On Deck Capital Inc (ONDK.N) shares fell 8 percent on Monday after the online lender said it was tightening credit requirements that it expects will lead to profitability in the long term but slow its growth this year.
Like it peers, OnDeck has been facing concerns from investors over the quality of its loans and its ability to sustain a fast pace of growth. It reported a slightly bigger-than-expected quarterly loss on Monday.
Chief Financial Officer Howard Katzenberg said on a Monday conference call to discuss the financial results that the stricter credit requirements would lead to a 20 percent drop in originations in the second quarter from the previous three months.
OnDeck also expects origination volumes to be lower this year than in 2016, Chief Executive Officer Noah Breslow said on the call.
"We have made the strategic decision to shift the company's near-term focus from growing loans under management to achieving profitability," Breslow said.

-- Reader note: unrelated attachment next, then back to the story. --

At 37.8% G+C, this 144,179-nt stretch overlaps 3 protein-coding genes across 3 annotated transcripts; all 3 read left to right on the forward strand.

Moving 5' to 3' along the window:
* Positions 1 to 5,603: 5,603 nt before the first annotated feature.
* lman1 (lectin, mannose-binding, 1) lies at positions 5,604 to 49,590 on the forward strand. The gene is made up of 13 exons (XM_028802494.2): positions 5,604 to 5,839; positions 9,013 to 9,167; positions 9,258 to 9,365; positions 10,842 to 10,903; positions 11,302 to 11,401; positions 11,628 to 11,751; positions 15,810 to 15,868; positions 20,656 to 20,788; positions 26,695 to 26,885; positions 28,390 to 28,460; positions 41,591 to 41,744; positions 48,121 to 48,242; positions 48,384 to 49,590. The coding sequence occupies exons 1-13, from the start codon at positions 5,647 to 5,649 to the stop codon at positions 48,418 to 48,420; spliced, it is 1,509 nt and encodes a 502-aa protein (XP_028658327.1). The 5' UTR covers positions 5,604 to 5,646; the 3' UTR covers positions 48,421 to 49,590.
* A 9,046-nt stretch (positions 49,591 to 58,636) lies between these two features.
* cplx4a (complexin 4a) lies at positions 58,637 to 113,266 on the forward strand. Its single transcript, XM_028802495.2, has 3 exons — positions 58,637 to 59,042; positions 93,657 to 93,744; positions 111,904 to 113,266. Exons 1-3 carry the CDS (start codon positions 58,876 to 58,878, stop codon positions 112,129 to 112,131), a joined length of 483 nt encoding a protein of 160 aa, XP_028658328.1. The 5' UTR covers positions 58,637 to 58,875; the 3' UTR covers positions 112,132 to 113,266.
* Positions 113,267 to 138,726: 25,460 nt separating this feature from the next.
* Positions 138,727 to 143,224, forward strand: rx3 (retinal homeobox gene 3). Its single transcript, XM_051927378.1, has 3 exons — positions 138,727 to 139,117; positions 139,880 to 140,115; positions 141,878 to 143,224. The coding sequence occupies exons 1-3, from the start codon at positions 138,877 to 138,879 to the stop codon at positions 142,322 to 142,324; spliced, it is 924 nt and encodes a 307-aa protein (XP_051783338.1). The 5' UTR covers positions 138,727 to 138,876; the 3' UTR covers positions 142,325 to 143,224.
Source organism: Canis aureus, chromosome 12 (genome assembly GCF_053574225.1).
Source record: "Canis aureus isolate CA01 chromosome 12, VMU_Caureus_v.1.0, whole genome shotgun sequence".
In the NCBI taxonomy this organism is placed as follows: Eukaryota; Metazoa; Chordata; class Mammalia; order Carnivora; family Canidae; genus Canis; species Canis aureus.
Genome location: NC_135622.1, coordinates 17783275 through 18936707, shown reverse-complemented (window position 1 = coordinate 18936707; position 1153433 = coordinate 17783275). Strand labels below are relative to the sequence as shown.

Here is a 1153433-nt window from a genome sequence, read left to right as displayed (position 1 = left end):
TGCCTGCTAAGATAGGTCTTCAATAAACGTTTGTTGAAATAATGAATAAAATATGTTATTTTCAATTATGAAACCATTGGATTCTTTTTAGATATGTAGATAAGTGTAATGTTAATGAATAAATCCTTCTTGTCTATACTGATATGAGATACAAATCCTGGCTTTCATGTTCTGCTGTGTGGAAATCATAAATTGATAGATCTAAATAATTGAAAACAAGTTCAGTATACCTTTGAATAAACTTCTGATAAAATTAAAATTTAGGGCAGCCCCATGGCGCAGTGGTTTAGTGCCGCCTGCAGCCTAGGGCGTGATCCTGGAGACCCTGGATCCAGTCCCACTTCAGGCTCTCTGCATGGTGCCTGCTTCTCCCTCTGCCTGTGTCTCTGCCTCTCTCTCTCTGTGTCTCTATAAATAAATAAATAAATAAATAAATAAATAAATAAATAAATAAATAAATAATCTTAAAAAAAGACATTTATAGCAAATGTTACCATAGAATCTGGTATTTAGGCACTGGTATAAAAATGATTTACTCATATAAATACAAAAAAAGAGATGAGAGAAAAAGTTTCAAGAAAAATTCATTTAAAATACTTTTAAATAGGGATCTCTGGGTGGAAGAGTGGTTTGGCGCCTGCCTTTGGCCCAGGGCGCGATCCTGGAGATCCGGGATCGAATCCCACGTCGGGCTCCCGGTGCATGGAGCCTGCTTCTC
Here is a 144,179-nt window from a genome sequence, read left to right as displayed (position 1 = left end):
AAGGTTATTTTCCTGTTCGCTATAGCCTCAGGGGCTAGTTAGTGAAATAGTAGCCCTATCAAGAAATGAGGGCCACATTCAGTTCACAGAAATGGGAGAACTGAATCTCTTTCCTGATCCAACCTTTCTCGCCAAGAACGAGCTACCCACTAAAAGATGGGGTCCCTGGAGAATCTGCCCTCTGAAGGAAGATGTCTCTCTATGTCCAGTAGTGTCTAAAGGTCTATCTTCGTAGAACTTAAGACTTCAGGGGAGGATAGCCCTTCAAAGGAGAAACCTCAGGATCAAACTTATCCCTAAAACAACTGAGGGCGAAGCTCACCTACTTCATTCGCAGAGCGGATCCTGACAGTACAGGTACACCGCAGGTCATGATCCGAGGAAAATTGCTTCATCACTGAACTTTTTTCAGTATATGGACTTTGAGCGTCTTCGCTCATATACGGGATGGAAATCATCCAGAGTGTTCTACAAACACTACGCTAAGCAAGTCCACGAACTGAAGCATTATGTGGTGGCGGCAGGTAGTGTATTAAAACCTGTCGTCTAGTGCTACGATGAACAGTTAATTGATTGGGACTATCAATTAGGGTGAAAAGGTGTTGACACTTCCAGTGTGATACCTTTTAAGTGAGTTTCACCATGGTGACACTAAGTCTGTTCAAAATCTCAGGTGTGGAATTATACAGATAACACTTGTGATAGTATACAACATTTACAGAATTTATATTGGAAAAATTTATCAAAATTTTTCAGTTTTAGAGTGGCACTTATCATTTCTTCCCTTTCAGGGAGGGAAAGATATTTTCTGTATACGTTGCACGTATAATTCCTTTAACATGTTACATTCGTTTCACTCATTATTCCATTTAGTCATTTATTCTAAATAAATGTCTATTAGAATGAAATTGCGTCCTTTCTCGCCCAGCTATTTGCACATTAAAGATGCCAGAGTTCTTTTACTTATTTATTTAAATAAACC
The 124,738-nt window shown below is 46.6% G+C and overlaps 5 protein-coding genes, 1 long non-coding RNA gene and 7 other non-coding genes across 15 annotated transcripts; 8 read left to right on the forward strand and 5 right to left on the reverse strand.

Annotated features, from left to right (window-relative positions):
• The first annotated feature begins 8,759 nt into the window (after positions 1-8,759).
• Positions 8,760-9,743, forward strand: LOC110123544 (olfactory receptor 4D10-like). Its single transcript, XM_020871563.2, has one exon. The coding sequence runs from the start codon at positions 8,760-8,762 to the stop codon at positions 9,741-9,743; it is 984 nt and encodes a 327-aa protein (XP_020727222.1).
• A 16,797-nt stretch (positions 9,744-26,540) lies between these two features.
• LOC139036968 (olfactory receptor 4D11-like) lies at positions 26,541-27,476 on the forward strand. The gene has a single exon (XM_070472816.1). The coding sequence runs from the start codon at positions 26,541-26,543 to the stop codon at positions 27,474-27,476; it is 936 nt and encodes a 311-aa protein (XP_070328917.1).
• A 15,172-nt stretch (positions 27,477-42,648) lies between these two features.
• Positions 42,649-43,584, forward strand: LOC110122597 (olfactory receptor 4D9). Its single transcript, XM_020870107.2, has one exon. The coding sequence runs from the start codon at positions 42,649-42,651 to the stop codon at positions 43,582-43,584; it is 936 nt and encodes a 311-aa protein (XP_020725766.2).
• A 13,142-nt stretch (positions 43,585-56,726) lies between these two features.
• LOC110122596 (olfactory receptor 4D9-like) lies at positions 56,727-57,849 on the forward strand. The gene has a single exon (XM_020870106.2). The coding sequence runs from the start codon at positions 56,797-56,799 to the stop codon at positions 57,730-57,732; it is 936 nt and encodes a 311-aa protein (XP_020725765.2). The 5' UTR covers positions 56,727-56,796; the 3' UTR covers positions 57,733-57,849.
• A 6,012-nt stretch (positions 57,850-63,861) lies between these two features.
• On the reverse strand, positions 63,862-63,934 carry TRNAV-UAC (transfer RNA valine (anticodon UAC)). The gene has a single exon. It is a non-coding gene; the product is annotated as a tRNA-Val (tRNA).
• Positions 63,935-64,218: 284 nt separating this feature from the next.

Reflecting the changes, the company lowered its full-year net revenue outlook to a range of $342 million to $352 million. It previously had forecast $377 million to $387 million.
Shares of OnDeck were down 8 percent at $4.27.
OnDeck is also aiming to slash annual costs by an additional $25 million, primarily by cutting staff by about 27 percent from levels at the end of 2016.
In February, the New York-based company, which runs a website that allows small businesses to secure loans from investors, had announced a plan to reduce costs by $20 million annually.
OnDeck also said on Monday that it would shift further toward funding more loans itself.
It expects loans funded by outside entities to account for only 5 percent of its originations this year, a change that means the company will have to set more money aside for potential losses, Katzenberg said.
OnDeck reported a first-quarter loss of 11 cents per share, excluding special items. Analysts on average were expecting a 10-cent loss, according to Thomson Reuters I/B/E/S.
Gross revenue rose 48.4 percent to $92.89 million on higher net interest income, beating analysts' estimates of $90.38 million.
Provisions for losses jumped 82 percent to $46.18 million, while funding costs nearly doubled to $11.28 million. Operating expenses rose about 5 percent to $46.68 million.
(Reporting by Anna Irrera in New York and Nikhil Subba in Bengaluru; Editing by Arun Koyyur and Lisa Von Ahn)